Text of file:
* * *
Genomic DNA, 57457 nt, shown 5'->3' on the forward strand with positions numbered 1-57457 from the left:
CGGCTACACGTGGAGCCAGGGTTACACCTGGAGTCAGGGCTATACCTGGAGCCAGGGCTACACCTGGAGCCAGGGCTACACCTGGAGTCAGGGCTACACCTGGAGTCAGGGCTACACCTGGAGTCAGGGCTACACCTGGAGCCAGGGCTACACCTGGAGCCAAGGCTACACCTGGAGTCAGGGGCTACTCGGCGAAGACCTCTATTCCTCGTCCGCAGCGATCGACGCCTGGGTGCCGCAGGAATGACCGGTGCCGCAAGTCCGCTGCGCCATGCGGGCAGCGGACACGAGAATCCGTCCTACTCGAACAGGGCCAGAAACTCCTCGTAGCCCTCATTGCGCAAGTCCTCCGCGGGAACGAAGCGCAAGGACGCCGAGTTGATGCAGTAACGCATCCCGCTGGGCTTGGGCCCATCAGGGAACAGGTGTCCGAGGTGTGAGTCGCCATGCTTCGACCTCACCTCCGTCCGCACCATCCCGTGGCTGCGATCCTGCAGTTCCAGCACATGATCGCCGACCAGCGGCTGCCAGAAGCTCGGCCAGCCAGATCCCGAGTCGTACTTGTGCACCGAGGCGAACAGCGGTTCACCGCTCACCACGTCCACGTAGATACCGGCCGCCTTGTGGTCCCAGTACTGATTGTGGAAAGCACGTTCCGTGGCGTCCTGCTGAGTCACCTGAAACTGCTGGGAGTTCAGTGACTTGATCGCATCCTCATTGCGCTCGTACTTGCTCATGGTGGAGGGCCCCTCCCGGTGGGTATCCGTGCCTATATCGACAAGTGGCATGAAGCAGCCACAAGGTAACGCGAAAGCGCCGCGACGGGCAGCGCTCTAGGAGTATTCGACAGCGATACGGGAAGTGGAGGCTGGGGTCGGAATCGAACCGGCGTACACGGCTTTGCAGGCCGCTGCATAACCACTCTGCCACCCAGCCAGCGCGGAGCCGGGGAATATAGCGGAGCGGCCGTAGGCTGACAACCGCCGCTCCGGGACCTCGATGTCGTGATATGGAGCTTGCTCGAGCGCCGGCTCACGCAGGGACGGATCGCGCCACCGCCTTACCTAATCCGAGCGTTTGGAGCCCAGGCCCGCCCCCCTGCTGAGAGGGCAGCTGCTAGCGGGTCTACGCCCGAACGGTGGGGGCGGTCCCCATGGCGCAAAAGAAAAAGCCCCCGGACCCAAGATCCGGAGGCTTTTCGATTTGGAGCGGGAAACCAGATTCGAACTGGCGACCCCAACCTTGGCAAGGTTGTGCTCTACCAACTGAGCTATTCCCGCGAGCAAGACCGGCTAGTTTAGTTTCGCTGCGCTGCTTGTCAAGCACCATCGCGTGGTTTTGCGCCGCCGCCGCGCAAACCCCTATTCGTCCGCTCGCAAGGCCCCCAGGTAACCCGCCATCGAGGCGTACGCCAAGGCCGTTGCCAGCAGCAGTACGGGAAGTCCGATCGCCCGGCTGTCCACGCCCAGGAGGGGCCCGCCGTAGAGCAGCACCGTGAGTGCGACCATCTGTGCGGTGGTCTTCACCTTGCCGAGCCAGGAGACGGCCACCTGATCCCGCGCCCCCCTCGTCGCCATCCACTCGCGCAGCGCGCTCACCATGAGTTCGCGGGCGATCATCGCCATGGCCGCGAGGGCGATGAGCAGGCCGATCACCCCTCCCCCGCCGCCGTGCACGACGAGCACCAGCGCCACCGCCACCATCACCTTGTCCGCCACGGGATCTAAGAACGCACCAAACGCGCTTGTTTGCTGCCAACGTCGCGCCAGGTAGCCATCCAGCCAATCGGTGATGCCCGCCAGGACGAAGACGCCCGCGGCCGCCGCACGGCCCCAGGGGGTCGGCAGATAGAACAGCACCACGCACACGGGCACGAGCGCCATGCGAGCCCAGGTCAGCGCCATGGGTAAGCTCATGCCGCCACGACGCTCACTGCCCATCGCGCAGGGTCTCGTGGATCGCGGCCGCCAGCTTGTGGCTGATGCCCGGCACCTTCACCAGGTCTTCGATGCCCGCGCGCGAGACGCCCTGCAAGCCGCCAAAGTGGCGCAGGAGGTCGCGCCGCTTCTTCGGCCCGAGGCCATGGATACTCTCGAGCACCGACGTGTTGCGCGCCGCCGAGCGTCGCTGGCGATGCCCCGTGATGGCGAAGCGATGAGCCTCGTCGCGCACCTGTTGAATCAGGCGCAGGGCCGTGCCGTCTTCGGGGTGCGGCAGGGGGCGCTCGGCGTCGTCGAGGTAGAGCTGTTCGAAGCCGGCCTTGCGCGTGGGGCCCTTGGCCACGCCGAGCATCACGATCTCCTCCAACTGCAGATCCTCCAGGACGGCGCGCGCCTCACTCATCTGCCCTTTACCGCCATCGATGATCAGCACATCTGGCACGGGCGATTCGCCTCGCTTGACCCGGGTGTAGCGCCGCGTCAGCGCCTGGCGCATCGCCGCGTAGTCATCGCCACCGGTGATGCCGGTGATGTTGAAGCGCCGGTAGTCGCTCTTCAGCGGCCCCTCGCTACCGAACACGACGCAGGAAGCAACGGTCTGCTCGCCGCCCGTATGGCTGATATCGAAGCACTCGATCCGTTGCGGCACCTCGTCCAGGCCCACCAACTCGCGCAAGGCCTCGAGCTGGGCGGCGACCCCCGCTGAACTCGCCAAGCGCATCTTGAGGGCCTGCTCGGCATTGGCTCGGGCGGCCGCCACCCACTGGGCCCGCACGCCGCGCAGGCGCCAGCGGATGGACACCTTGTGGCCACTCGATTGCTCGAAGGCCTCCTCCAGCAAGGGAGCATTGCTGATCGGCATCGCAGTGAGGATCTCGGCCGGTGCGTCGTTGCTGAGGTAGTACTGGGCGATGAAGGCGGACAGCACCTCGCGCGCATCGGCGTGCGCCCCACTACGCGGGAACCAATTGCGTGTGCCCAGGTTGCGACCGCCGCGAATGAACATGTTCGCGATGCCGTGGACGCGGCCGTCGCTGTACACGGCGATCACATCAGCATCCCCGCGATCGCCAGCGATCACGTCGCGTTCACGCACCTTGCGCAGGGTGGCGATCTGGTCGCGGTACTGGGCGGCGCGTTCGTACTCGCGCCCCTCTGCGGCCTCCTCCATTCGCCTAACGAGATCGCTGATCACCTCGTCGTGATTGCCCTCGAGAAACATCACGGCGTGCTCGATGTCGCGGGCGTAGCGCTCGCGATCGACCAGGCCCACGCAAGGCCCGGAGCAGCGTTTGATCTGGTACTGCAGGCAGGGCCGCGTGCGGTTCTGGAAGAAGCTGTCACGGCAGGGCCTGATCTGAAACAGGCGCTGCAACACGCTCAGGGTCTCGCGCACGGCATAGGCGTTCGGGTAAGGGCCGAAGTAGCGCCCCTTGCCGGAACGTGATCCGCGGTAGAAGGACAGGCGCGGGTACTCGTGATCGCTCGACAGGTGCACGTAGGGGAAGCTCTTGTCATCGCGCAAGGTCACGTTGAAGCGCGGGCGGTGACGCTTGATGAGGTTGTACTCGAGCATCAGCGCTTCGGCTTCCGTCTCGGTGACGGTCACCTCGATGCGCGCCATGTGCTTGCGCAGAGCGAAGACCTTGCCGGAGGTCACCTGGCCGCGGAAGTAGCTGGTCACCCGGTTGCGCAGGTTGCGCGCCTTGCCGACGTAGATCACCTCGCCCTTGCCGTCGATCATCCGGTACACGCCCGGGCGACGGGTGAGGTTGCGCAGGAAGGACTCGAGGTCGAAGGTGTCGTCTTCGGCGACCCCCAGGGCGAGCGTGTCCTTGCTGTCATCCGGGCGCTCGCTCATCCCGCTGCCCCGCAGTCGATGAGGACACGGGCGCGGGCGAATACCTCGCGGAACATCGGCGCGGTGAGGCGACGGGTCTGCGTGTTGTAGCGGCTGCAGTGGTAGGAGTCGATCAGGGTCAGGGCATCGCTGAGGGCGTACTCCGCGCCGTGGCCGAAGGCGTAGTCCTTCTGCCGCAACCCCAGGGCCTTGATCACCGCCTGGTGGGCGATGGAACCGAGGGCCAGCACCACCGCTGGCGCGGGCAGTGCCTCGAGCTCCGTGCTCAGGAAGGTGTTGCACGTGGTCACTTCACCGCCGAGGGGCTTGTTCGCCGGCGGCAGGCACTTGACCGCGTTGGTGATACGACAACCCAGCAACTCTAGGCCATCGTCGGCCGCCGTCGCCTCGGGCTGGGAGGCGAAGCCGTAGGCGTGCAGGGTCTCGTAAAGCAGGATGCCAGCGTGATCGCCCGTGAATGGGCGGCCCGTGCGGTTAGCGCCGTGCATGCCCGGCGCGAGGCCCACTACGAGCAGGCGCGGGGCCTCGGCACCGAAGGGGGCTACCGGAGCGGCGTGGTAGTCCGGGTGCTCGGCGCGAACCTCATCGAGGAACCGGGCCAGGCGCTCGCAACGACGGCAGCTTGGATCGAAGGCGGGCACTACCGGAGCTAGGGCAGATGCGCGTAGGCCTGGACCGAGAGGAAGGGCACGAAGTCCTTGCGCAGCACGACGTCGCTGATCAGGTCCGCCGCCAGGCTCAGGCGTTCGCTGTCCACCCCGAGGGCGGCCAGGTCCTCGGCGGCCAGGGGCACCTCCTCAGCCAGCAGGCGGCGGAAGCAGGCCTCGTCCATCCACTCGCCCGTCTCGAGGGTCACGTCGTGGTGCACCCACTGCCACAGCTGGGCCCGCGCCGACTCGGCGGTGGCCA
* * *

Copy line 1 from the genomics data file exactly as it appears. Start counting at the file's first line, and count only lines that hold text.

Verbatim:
Genomic DNA, 57457 nt, shown 5'->3' on the forward strand with positions numbered 1-57457 from the left: